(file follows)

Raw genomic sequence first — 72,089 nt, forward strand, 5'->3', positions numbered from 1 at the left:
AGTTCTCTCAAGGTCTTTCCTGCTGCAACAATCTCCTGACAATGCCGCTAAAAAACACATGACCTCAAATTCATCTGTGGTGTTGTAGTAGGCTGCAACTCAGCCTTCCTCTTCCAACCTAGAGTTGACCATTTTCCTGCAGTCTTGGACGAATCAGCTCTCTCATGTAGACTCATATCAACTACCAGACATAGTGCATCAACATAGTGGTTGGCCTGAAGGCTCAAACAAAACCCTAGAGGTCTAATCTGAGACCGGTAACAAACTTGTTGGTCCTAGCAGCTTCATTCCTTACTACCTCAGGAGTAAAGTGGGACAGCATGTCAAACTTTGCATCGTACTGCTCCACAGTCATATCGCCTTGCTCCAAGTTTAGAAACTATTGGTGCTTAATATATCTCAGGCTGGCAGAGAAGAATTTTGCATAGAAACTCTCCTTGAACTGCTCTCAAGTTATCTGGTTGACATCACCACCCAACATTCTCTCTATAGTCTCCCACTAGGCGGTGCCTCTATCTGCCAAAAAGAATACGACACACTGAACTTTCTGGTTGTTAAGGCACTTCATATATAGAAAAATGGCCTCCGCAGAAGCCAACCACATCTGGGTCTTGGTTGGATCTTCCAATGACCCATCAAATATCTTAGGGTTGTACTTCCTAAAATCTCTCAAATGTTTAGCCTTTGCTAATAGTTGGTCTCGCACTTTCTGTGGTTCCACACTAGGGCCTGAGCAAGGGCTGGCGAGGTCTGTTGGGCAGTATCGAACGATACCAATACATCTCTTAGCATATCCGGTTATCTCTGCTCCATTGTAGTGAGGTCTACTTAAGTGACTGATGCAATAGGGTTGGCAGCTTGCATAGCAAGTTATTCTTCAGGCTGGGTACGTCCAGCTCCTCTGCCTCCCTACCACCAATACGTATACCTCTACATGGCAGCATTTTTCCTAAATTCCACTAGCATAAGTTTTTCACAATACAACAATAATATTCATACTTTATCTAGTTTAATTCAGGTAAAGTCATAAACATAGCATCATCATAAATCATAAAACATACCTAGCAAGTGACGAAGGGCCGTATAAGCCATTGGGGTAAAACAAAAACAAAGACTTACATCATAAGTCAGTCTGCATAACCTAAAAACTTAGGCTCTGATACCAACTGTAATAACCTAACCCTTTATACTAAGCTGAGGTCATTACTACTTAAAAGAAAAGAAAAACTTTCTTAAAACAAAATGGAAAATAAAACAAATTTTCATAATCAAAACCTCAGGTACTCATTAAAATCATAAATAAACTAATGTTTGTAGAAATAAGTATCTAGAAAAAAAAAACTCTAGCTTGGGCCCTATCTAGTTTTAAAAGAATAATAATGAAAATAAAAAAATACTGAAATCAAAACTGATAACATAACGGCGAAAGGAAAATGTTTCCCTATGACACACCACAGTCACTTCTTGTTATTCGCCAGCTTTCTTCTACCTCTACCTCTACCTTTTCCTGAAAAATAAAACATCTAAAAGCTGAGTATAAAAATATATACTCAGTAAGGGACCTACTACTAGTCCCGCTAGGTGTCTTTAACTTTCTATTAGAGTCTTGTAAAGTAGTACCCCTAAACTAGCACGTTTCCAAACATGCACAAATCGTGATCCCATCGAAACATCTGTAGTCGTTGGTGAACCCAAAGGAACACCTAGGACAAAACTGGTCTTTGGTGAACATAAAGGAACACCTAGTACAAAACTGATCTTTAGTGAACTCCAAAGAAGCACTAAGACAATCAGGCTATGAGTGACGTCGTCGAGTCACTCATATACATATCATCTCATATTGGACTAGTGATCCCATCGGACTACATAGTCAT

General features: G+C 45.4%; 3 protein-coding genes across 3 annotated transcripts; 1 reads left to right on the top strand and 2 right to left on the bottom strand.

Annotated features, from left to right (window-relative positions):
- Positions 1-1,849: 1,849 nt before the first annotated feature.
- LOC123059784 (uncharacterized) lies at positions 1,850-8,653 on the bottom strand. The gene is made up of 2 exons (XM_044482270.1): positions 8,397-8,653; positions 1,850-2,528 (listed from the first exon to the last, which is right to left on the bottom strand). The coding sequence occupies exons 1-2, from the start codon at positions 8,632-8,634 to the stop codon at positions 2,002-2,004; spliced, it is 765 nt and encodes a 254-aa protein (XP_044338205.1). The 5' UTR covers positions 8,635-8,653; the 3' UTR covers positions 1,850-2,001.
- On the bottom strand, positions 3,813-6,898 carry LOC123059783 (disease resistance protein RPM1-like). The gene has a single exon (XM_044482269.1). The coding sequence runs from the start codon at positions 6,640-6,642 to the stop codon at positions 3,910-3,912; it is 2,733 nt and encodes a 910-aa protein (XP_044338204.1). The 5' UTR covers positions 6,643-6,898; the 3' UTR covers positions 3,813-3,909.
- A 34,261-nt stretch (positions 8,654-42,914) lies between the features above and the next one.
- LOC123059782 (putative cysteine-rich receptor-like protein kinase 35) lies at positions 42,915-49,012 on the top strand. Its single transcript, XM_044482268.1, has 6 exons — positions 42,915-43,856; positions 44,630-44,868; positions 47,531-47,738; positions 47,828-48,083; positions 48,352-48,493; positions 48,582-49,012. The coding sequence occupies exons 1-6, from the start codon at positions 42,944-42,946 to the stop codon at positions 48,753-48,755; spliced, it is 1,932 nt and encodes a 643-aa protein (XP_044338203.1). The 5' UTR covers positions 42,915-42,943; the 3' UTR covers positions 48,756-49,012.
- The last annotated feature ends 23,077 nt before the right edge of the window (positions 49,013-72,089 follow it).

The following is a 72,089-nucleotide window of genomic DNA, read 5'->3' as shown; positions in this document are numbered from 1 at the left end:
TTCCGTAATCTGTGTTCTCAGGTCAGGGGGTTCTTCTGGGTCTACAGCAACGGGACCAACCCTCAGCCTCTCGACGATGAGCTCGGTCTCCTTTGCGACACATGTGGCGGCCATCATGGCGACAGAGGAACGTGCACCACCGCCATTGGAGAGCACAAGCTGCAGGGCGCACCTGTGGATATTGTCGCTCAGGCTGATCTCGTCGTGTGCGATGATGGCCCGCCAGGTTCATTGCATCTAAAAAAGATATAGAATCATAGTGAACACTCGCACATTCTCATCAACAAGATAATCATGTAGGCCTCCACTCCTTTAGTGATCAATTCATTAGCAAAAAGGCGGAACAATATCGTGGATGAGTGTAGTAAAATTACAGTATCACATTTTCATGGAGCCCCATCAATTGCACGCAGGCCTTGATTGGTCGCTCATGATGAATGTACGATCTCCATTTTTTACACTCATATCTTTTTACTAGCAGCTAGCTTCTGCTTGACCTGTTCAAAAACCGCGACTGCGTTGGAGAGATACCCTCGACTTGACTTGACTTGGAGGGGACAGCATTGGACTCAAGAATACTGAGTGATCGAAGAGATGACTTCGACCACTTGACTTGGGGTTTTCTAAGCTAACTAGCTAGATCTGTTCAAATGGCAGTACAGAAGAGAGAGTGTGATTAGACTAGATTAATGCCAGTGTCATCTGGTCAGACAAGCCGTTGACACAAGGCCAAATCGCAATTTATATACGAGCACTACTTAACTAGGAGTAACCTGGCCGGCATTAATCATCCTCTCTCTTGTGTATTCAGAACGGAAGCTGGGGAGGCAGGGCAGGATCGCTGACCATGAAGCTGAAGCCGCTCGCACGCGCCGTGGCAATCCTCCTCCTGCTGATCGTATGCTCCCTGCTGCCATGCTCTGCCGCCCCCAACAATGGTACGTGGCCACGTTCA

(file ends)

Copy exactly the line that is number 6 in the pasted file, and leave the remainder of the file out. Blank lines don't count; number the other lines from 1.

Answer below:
- LOC123059784 (uncharacterized) lies at positions 1,850-8,653 on the bottom strand. The gene is made up of 2 exons (XM_044482270.1): positions 8,397-8,653; positions 1,850-2,528 (listed from the first exon to the last, which is right to left on the bottom strand). The coding sequence occupies exons 1-2, from the start codon at positions 8,632-8,634 to the stop codon at positions 2,002-2,004; spliced, it is 765 nt and encodes a 254-aa protein (XP_044338205.1). The 5' UTR covers positions 8,635-8,653; the 3' UTR covers positions 1,850-2,001.